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#128817  01/26/04 04:22 PM
transfromer Impedance


The per unit impedance listed on a transformer, as one such N/P read says, "the per unit resistance 1 % the reactance per unit is 5 %."
Is this referred to the primary or the secondary or the whole transformer ? Second if an Open circuit test is performed on the LV side is the per unit ratings on the N/P can they be used directly on the Low voltage side for example if as above it says resistance per unit 1 % does this mean the equivalent circuits resistance is 0.01 ohms as seen by the secondary.
Any help would be appreciated Thanks Tom
ThomasF



#128818  01/28/04 07:06 PM
Re: transfromer Impedance

Member

Joined: Dec 2002
Posts: 110


Tom; If I understand your question you want to relate the % per unit impedance to the actual impedance. First, this is a way to express the Series impedance of the T/F as a per cent. Second, To convert the % per unit impedance to its actual value it is first necessary to divide the 1 % per unit and the 5 % per unit by 100, this would give .01 + j.05. the nex thing to do is to find the Zbase of the primary side That is system used for T/Fs where the standard SI units are not used but are referred to their bases. That is Per Unit value = Actual value/base value. For example, single phase T/F 50KVA 8000v/240 has a % per unit Name plate of say 1.2 and 7 for resistance and reactance respectively. 1. convert the per cent to decimal, or (.013 + j.070 then it is necessary to find the Zbase. That is the total impedance base for the transformer referred to the primary. That is this the base voltage squared/base KVA or 8000(Squared)/50KVA and this is 1280 ohms. This Zbase in now multiplied by the converted % per units. Or (.012 + j.070) * 1280 = (15.36 +j89.6) the Series Impedance referred to the primary is Req = 15.36 ohms and Xeq = 89.6 ohms. Now in order to find the series impedance referred to the secondary all that is needed is to divided the two Primaries values by the turns ration squared.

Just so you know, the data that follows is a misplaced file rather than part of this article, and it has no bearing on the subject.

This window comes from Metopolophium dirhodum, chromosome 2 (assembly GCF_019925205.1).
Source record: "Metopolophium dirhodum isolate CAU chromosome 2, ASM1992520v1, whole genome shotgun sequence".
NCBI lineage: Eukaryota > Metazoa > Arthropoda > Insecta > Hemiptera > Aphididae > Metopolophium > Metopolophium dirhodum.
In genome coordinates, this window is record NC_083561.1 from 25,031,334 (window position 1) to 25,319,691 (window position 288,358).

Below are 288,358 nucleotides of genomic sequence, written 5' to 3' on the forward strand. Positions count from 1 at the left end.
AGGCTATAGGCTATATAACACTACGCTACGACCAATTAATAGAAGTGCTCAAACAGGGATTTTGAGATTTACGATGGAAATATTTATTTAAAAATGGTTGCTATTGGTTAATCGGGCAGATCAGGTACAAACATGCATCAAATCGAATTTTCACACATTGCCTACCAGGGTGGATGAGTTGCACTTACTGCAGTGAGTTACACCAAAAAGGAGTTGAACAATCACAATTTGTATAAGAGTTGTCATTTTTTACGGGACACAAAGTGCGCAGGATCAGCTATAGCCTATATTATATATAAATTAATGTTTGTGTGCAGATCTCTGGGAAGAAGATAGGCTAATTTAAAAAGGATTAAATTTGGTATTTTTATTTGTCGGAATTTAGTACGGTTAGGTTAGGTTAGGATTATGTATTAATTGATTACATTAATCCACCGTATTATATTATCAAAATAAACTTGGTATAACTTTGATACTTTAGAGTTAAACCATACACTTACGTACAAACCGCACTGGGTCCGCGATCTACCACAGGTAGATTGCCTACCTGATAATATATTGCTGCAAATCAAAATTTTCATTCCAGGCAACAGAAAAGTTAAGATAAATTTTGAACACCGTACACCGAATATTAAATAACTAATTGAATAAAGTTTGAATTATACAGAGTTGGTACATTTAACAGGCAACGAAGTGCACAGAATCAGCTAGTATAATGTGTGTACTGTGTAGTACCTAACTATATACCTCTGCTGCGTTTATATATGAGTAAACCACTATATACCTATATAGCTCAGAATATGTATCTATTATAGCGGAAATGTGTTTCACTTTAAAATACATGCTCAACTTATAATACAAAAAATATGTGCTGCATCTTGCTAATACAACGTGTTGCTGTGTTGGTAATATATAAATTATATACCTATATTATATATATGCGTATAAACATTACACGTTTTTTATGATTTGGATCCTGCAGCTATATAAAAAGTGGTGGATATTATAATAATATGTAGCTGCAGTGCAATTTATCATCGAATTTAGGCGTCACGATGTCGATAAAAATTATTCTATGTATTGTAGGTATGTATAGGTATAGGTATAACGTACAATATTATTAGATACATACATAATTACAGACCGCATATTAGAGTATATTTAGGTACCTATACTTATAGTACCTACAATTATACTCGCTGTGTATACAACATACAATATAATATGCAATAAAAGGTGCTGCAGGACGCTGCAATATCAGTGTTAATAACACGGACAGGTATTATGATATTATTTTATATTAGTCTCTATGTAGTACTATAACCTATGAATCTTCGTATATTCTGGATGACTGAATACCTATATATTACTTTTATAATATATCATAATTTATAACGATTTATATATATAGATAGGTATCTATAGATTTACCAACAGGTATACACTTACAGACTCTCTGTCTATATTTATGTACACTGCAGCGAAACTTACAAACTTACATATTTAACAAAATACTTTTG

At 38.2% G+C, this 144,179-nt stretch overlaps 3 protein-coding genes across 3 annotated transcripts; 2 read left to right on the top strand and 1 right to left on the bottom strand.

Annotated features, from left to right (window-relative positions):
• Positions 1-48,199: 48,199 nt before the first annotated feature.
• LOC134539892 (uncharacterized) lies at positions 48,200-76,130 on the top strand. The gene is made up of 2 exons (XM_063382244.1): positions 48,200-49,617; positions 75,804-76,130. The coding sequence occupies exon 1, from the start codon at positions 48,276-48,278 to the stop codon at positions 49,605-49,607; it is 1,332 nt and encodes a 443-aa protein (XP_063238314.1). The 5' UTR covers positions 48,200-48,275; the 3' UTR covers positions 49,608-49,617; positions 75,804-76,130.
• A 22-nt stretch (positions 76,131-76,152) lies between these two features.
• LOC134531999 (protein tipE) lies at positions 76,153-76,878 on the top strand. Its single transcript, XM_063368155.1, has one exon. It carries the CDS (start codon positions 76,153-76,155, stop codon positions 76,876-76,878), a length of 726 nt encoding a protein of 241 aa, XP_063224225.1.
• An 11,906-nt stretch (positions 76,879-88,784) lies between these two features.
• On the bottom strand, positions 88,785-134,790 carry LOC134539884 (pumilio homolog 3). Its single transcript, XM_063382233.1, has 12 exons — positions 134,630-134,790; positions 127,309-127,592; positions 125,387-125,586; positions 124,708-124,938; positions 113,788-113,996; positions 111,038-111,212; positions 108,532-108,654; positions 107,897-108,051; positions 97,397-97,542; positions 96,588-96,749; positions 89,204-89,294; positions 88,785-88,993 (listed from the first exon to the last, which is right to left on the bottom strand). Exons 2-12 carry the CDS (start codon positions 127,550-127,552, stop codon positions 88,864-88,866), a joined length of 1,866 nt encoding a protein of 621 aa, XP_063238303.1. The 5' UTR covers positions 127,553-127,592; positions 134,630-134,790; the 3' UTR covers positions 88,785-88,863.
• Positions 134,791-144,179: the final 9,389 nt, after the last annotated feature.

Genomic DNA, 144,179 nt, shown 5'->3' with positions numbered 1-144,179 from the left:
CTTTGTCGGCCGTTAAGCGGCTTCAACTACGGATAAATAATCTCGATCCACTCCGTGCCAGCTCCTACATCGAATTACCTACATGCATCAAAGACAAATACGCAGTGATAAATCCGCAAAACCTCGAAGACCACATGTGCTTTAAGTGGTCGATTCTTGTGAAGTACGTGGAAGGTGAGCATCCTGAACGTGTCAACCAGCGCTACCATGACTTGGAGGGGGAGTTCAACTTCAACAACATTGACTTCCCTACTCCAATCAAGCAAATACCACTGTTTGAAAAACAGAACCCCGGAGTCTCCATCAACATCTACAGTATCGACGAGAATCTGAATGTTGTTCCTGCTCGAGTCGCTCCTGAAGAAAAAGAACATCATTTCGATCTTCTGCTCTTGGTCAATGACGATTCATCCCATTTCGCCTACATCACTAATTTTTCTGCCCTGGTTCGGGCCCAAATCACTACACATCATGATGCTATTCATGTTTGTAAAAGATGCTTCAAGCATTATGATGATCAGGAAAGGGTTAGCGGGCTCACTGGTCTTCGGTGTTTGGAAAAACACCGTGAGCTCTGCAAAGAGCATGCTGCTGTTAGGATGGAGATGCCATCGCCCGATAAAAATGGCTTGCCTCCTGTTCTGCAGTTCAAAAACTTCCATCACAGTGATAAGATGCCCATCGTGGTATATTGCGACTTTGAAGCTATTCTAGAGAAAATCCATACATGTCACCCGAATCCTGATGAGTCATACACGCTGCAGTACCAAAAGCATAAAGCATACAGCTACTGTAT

Or from the secondary find the Zbase as referred to the secondary. Since Pin = Pout the Sbase is still = 50KVA and the Vbase is 240 volts and the result will be related to the turns ration squared.
Hope this helps.
WOC



#128819  01/30/04 05:10 AM
Re: transfromer Impedance


Per Impedance Data, Resistances and Reactances of Transformers tend to follow normal patterns according to the ratings.
The Graphs I have seen for %R and %X, are determined by measurement of load loss on Z test. This would relate to the entire Transformer  including the Core, not just a single winding. (I mention the Core for its losses and etc.).
Quantities expressed in PerUnit or % are the same regardless of whether they are are referred to the Primary side or the Secondary side.
Per the second question, PerUnit quantities are one thing  as listed above, but the Transformer's Regulation will result in situations where if the load current and Secondary voltage are at rated values, the Primary voltage must exceed rated value. This is found by using this Equation:
Ep = Es+Is(Rs+jX)+IpRp
FYI: * Ep = RMS volts at primary terminal (phasor); * Es = RMS volts at secondary terminal (phasor); * Ip = RMS amperes in primary (phasor); * Is = RMS amperes in secondary (phasor); * Rp = Ohms resistance of primary winding; * Rs = Ohms resistance of secondary winding; * X = Ohms reactance of Transformer.
The excess is the Regulation.
Regulation for Lagging Power Factor is:
Gr = [(Rr+Pr)²+(Xr+Qr)²]¹/² 1 ***"Exactly"***
or;
Go = 100[PrRr+QrXr + (( (PrXrQrRr)²÷2 ))] ***"Approximately"***
FYI: * Go = regulation, in percent; * Gr = regulation, in perunit; * Pr = Load Power Factor in perunit; * Qr = (1Pr²)¹/²; * Rr = resistance of transformer in perunit; * Xr = reactance of transformer in perunit.
Then there's Efficiency ratings!
Hope the information from Wocolt and myself are sufficient. If you need additional data, feel free to post away!
Scott35
Scott " 35 " Thompson Just Say NO To Green Eggs And Ham!



#128820  01/30/04 04:16 PM
Re: transfromer Impedance


Nota Bene: Who says Nobody ever really uses Ohm’s Law and Why should I have to learn it?